“How can Baltimore neighborhoods renew themselves without forcing out local residents or homogenizing diverse populations?” Community-engaged researchers from UMBC, Morgan State University, and the University of Baltimore will examine this question through a Dresher Center Humanities Forum panel discussion on “Redevelopment and Justice in Baltimore,” held in the Albin O. Kuhn Library Gallery, April 18, 2018, 4 – 5:30 p.m.
Panelist Nicole King, associate professor of American studies, has worked with her students to document and understand the diverse stories of Baltimore’s people and places, producing the radio series Bromo Speaks and Downtown Voices, and the project A Journey Through Hollins. King’s classes examine the complex web of social, economic, and political issues involved in gentrification, based in the idea that better understanding the perspectives and experiences of current Baltimore residents can lead to more collaborative and just planning and policies.
“There is a lot of discussion about how we need more millennials to move to the city. Freddie Gray was a millennial,” explains King. “Young people need to be able to see through the boosterism, coded language, and the so-called Baltimore ‘renaissance.’ We need to rethink the public’s right to the city.”
Joining King on the panel will be Felipe Filomeno, assistant professor of political science at UMBC; Lawrence Brown, associate professor of community health and policy at Morgan State University; and Seema D. Iyer, associate director and research assistant professor at the University of Baltimore’s Jacob France Institute.
Brown agrees with King on the importance of challenging the many misconceptions about what gentrification is, why it happens, and how it impacts residents physically, socially, economically, educationally, and emotionally. “Baltimore is the largest city in the state and there are many narratives that tell the story of who lives in Baltimore. Without understanding what has happened to Black communities in Baltimore, these narratives become victim-blaming,” notes Brown. “They miss how systems by our government have played a pivotal role in disrupting and uprooting entire communities until they were fundamentally unstable.”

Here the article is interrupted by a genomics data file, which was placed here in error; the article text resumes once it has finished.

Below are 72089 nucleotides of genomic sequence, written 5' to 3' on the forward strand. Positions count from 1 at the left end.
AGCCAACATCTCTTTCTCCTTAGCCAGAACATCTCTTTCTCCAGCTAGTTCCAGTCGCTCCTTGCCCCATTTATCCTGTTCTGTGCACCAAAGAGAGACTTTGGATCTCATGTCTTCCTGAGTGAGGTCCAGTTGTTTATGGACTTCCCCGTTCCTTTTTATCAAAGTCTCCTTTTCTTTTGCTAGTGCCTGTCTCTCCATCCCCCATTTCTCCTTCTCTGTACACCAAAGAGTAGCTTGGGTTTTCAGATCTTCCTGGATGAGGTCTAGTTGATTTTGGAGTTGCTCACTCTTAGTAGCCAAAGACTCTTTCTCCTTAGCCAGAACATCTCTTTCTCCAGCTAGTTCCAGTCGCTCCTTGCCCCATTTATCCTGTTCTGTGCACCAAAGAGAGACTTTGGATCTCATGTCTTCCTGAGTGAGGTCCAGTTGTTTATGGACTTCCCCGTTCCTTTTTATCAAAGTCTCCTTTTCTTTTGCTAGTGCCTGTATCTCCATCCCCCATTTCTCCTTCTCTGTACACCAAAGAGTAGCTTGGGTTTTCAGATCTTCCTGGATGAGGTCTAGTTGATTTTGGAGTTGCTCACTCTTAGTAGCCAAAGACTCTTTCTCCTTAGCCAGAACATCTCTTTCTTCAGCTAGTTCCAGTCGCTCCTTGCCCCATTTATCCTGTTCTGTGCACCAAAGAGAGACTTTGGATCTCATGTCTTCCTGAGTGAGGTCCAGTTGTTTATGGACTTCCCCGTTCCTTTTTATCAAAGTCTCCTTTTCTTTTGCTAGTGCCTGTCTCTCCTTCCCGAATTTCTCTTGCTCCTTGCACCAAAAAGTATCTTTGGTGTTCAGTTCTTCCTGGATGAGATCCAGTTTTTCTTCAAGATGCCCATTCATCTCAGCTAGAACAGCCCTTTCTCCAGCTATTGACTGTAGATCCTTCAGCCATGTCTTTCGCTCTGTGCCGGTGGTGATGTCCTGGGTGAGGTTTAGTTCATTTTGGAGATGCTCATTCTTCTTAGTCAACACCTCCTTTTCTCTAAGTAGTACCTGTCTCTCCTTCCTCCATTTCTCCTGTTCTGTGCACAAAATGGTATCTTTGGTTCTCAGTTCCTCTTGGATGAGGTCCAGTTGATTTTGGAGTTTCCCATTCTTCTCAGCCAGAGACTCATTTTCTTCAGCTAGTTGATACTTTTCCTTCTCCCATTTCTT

The panel describes gentrification behaviors as the influx of private and/or public capital in a targeted area that then triggers an increase of education levels, income levels, housing prices, and a higher proportion of white residents. “When you see these markers of gentrification it is not a solution for existing communities who are waiting for safe and affordable housing,” says Iyer. “Baltimore has a housing crisis. There are 25,0000 households waiting for housing assistance. The house you have, which you may not be able to afford, is all you have because there is little economic relief or safe, affordable housing alternatives.”
The immigrant population in Baltimore has been impacted in a similar way, says Felipe Filomeno. He partnered with the Mayor’s Office of Immigrant and Multicultural Affairs from 2016 to 2018 evaluate Baltimore’s policy to attract and retain immigrants, examining education, health, public safety, and housing. Filomeno explains that nationally, immigrant homeownership rates are lower than the native-born population, making them more vulnerable to the effects of urban renewal. These communities are pushed out by increasing housing costs or by urban redevelopment that creates expensive amenities inaccessible to existing neighborhood residents.
“Immigrants forced out of Southeast Baltimore lose access to schools trained in teaching Spanish-speaking students and to community organizations that help connect them to jobs, health care, and housing resources,” says Filomeno. “Gentrification is a way to perpetuate inequality by cutting residents from the social and economic networks they need to experience some upward social mobility.”
The panelists will also look toward the future, discussing possible strategies to lessen the negative impacts of redevelopment and the gentrification that can result. Brown is hopeful about a proposal for the Perkins Homes near the Inner Harbor, where the housing authority will place residents in temporary housing before demolishing and rebuilding the development, and will then allow them to move back, to avoid displacement at any stage. Filomeno sees an answer in expanding homeownership programs for immigrants in neighborhoods across the city and county that need to increase their census. Iyer suggests a focus on maintaining diverse neighborhoods with a balance of different income and educational levels, as well as demographic factors, like race and age.
King wants Baltimore to take a different approach. Instead of focusing on enticing wealthier people from outside Baltimore to move to the city, she hopes the city can shift its strategic focus to the needs and great potential of current residents. She is setting her mind on educating and motivating thought leaders to rethink what community and success mean in Baltimore.
“We need to rethink the city for the 21st century,” explains King. She argues, “Baltimore should serve its current residents first and foremost. We need our politicians to show the same spunk of the city’s residents and to be up to try new things.” To do this, King suggests city leaders “listen to residents that have been here for generations, new residents ready to fight for a right to the city, and the young ones who will really shape the cities of the future.”
Banner image: Lexington Market, by Kimberly Zerfas.